Exiled Writers, Human Rights, and Social Advocacy Movements in Australia: A Critical Fugal Analysis
Author: Ruth Skilbeck, PhD
Article: Exiled Writers, Human Rights and Social Advocacy Movements in Australia: A Critical Fugal Analysis
Publication: Communication and Critical/Cultural Studies
Volume 7, 2010 - Issue 3: Cultural Studies of Rights: Critical Articulations
Pages 280-296 | Published online: 23 Sep 2010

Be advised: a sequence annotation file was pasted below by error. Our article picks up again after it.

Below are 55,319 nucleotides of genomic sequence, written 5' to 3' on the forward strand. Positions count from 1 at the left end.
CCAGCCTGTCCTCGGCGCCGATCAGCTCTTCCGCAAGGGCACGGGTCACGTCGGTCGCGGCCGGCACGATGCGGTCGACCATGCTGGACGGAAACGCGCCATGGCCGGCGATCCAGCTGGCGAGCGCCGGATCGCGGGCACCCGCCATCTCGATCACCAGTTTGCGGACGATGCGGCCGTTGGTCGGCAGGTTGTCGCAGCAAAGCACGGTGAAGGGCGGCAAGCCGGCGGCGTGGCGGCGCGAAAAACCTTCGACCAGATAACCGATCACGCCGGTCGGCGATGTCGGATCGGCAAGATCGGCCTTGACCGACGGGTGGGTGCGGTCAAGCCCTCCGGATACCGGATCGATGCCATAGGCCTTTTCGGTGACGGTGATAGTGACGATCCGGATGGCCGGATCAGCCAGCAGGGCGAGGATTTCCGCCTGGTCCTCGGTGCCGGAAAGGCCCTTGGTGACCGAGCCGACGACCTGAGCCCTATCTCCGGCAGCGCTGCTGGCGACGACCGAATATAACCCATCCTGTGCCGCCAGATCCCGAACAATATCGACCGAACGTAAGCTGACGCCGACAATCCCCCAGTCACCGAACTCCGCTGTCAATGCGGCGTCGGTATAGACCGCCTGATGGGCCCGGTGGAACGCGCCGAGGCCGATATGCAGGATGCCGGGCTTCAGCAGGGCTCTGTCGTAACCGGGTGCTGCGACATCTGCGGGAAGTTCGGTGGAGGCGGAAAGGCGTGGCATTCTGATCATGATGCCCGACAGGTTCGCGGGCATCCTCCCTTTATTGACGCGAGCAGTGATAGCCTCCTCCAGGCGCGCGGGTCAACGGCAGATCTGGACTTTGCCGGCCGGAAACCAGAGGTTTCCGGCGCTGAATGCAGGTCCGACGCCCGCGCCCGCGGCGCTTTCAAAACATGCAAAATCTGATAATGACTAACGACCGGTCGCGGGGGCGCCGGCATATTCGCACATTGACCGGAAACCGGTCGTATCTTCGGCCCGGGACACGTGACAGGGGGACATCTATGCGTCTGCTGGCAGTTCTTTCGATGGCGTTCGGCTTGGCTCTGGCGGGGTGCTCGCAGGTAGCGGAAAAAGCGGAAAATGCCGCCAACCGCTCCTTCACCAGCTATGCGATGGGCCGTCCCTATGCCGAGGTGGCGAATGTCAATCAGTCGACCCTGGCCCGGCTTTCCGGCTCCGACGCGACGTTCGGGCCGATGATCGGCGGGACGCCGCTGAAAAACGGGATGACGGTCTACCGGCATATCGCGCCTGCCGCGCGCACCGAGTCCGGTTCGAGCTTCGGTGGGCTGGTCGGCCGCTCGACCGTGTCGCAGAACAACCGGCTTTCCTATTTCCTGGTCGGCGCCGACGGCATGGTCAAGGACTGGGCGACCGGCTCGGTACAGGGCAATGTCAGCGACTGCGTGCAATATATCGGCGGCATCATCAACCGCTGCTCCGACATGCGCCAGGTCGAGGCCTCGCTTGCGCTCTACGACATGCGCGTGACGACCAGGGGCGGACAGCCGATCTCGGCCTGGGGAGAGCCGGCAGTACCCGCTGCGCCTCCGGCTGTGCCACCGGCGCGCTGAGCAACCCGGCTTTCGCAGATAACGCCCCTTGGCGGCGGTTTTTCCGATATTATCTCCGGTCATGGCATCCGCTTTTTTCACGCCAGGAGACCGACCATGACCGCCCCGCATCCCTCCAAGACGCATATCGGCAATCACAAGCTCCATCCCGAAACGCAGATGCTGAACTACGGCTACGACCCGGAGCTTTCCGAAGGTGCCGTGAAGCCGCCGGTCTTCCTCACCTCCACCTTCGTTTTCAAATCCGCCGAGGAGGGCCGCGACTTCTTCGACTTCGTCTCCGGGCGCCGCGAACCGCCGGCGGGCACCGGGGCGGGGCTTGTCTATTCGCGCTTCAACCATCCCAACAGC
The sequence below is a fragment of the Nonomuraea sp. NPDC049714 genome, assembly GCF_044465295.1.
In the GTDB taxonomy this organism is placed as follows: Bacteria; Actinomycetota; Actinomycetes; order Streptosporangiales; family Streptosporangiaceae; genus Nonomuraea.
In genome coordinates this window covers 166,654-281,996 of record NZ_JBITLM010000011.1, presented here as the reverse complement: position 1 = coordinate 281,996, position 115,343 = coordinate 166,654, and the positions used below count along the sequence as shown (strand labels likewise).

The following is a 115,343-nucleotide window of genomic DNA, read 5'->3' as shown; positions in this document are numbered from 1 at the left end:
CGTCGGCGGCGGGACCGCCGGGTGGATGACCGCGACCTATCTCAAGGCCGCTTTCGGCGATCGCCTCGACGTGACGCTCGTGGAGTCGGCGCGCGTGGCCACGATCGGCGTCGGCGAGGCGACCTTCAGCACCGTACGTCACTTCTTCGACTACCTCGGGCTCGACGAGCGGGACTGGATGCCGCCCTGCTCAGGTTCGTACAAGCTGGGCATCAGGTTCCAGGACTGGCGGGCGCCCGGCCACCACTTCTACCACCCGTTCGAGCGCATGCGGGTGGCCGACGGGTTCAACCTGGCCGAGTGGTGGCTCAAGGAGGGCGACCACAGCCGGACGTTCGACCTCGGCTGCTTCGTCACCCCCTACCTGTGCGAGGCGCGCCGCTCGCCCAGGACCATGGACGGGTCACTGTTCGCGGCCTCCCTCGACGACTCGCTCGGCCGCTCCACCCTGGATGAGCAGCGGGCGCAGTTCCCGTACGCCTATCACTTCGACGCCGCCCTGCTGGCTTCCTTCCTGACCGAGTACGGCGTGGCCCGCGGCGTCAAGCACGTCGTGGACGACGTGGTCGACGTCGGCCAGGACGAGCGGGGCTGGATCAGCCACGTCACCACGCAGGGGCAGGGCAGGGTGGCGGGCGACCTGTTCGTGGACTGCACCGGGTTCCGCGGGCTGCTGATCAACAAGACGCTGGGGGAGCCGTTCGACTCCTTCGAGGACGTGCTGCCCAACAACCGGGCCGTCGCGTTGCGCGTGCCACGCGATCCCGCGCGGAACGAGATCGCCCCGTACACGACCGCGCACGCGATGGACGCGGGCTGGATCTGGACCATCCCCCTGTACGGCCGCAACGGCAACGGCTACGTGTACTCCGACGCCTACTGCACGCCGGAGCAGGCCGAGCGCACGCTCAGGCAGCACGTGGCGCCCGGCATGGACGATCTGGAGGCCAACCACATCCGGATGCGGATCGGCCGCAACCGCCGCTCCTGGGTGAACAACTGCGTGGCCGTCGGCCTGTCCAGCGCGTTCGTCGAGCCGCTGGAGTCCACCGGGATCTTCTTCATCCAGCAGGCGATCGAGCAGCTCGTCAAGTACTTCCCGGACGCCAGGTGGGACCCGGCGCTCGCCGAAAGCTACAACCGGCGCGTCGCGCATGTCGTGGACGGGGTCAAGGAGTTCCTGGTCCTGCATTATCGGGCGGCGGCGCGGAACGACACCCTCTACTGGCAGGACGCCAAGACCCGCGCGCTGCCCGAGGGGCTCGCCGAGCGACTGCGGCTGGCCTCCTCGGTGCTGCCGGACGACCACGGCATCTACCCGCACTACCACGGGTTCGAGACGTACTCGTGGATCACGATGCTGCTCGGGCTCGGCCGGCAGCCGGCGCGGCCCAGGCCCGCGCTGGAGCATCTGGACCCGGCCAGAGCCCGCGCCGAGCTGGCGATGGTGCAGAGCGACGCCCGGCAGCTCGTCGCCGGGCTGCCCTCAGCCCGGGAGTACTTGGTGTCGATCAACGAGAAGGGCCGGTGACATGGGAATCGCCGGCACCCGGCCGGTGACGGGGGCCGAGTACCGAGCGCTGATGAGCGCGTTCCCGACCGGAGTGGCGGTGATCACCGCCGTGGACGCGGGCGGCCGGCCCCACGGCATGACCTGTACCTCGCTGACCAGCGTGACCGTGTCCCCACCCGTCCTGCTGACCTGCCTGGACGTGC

Whereas much work in cultural and communication studies of “the subject” and subjectivity in language has focused on deconstructive theory and critique disconnected from actual practice and people, this paper applies an innovative cultural studies approach to a journalism reflective practice research project, conducted by the author, into human rights advocacy for cases of exiled writers in immigration detention centers in Australia. In the intellectual context of “counter-hegemonic” theories that use music as an analogy for affective social relations, the paper applies what is herein termed a “fugal critical analysis,” by drawing on both musical and psychological meanings of fugue (as musical counterpoint and psychological loss of awareness of self-identity following trauma) to discuss a human rights research project. The project includes conducting interviews with an exiled Ivory Coast journalist, and an Iranian poet-musician, and their advocates, including founding member of PEN's Writers in Detention committee whose publication of an exiled writers' anthology helped secure their releases on a case by case basis. The paper argues that direct engagement with cases of social injustice—here crystallized in the encounter of the interview—brings new relevance to cultural studies research practice that can effect significant changes in perception and action; in this case shifting consideration of “the subject” from the much publicized hypothetical “death of the author” of recent theory, to actual cases of exiled endangered writers, bringing cultural studies research into institutional spaces where cases can be humanely heard and supported, not merely critiqued and deconstructed.